My hubby has quickly become the spiritual leader of our home. He rises early to read the Bible. He has stacks of nearly 1000 index cards of Bible verses he has written down and committed to memory. The Lord has changed my husband’s heart and it’s been wonderful to witness.

      While I didn’t marry a Christian, I married a man with the trust that the Lord was going to save him. He kept His Word and I could not be happier.

    24. JJSherman wrote:

      My thoughts are on the facts of if I knew what I know now I would of made the Lord the center of my decision before I even spoke with my ex-husband. I constantly ask of His forgiveness and now being alone without a husband, or my son’s in my life I truly believe if I had allowed the Lord to choose for me, I would of still been married, and probably had good son’s who would of love and respect me. To mention I am a product of an affair, and it seems as though I am being punished for the sin’s of my parents. In closing I ask that you pray for me, I am alone without family or friends

    25. eimanehi wrote:

      Hi, come to Nigeria please and address christian singles , thank you

    26. Daisy Miles wrote:

      Hi, My name is Daisy and i am recently divorced but was single for 3 years before ti was final. About a month ago I approached a Godly/ Christian man at church and told himthat i would like to get to know him better. we exchanged numbers and the texting and calling began. We had both agreed that friends first and then dating if it lead that way. Well not to long after that agreement something went wrong and the calls stopped . Well after 2 weeks of him not responding to me i called him from a friends phone and OH he answers only to tell me that he is waiting for God to drop someone infront of them. How do I deal with this? it just seems easier to be unequally joked after this!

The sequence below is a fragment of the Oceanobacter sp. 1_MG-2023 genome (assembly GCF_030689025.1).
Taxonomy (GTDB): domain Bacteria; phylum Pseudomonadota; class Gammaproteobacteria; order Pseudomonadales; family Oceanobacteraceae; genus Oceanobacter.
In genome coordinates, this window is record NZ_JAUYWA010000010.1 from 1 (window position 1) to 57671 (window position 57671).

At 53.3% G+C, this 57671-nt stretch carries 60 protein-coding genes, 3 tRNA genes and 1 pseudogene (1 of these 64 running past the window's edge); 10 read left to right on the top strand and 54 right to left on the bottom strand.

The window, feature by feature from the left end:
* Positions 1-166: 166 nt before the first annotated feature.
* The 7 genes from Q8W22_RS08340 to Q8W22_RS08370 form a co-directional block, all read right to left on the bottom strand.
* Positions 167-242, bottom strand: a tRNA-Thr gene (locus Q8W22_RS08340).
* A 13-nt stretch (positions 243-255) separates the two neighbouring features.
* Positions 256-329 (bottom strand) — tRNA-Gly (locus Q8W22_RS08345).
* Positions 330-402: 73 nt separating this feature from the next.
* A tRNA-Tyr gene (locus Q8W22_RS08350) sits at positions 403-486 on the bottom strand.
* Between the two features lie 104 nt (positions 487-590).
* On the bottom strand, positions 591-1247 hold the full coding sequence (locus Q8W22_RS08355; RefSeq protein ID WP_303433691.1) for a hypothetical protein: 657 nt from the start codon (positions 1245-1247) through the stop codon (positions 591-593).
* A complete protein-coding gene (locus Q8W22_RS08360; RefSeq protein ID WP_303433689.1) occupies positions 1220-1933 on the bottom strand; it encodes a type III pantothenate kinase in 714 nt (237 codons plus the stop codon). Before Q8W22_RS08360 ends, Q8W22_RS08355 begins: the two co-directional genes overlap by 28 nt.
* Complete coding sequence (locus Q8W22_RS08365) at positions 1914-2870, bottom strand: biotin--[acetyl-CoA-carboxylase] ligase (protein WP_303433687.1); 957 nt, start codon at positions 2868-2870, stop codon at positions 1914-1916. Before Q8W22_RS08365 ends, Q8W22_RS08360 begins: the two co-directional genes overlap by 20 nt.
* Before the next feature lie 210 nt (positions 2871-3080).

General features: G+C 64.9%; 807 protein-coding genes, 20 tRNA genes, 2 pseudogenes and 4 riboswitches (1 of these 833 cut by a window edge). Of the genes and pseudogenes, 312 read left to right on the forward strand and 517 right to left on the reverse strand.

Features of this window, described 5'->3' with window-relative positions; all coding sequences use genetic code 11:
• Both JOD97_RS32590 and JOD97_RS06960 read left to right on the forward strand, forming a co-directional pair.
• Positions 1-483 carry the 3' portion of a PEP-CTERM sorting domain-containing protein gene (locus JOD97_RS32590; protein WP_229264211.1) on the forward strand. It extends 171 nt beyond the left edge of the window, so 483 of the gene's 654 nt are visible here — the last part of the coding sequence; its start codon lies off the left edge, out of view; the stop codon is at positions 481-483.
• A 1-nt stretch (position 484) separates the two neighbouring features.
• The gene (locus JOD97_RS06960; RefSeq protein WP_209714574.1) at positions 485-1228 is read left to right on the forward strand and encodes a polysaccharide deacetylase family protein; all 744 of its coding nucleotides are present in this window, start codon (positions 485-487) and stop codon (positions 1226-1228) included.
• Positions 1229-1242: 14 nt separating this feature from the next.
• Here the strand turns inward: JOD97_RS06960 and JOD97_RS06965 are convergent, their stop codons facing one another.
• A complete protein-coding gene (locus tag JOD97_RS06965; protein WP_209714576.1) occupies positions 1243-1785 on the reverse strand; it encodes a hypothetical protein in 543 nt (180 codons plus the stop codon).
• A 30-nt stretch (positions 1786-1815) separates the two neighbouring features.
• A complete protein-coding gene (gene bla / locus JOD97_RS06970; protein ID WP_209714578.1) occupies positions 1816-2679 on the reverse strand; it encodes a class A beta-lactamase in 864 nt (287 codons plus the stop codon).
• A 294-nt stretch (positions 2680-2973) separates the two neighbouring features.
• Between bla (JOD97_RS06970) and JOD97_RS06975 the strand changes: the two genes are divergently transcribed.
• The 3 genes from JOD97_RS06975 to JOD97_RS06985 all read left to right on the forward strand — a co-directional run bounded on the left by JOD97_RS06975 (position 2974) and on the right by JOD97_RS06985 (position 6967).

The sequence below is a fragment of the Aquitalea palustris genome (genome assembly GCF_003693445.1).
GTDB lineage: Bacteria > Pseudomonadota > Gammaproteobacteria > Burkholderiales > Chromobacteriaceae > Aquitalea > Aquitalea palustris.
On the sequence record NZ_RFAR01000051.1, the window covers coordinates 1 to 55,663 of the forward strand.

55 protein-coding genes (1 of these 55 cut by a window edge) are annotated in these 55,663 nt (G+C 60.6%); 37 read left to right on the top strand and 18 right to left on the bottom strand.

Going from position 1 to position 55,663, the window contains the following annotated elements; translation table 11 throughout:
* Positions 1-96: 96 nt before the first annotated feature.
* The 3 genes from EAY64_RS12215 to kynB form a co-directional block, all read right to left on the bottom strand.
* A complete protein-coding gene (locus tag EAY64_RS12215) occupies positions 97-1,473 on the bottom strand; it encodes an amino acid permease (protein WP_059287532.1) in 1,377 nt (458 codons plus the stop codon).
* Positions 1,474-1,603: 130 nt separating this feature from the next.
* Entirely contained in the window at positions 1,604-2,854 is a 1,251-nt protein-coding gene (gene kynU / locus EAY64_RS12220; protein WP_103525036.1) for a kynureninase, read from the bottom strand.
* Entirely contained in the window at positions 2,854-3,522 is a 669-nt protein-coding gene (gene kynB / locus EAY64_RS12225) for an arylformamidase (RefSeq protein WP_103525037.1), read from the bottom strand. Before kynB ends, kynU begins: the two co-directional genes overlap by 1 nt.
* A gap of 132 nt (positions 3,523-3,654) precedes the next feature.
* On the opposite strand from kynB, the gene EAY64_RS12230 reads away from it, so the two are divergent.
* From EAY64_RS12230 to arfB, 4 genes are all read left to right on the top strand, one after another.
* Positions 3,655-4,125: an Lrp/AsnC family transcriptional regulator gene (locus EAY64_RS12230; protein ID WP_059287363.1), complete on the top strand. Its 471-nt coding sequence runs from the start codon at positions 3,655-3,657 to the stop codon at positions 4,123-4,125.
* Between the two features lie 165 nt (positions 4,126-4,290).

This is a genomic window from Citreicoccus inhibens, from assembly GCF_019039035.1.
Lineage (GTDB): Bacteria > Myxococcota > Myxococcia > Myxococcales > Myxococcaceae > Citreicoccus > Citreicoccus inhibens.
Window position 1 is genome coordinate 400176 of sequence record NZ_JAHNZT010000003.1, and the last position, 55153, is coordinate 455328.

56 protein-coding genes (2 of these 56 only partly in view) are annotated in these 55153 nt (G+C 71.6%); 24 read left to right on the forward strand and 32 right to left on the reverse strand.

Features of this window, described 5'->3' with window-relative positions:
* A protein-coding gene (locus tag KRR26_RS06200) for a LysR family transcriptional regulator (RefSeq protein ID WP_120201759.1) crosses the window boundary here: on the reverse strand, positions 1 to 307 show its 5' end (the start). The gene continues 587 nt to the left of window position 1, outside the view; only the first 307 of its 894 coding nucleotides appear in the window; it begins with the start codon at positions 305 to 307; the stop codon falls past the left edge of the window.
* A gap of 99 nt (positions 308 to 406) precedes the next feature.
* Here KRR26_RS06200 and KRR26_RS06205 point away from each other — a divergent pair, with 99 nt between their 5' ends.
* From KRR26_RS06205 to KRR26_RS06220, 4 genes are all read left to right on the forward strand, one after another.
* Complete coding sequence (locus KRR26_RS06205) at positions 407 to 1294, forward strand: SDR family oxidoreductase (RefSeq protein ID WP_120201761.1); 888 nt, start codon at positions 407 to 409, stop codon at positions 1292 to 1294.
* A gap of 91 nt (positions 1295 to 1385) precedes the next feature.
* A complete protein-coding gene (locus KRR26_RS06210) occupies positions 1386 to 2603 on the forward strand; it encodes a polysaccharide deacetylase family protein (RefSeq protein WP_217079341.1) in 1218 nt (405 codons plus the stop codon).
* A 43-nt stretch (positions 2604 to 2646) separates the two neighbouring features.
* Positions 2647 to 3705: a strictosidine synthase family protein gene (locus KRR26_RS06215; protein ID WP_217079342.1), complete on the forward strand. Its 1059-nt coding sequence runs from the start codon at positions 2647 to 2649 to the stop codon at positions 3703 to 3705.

• J wrote:

        Daisy,
        I’m deeply sorry to hear of your troubles. It does really burn when we go through something as tough as a breakup or divorce, only to have more heartache occur afterward. With that said, a gentle piece of advice, if I may: do not pursue men. Approaching the man in your church was starting a relationship that was never meant to happen. Men by nature (and by God) were made to be the pursuers. It’s why they become CEOs, politicians, or play sports and try to win medals. They thrive on challenge. Perhaps if you were to let men ask you out, you’d see how much better it could be. This man wasn’t interested in a relationship because he was not interested in you. Open yourself up to being approached by men and let them take the lead. You’ll feel so much better! You deserve a man who will go to Hell and back to win you.

    27. heidi wrote: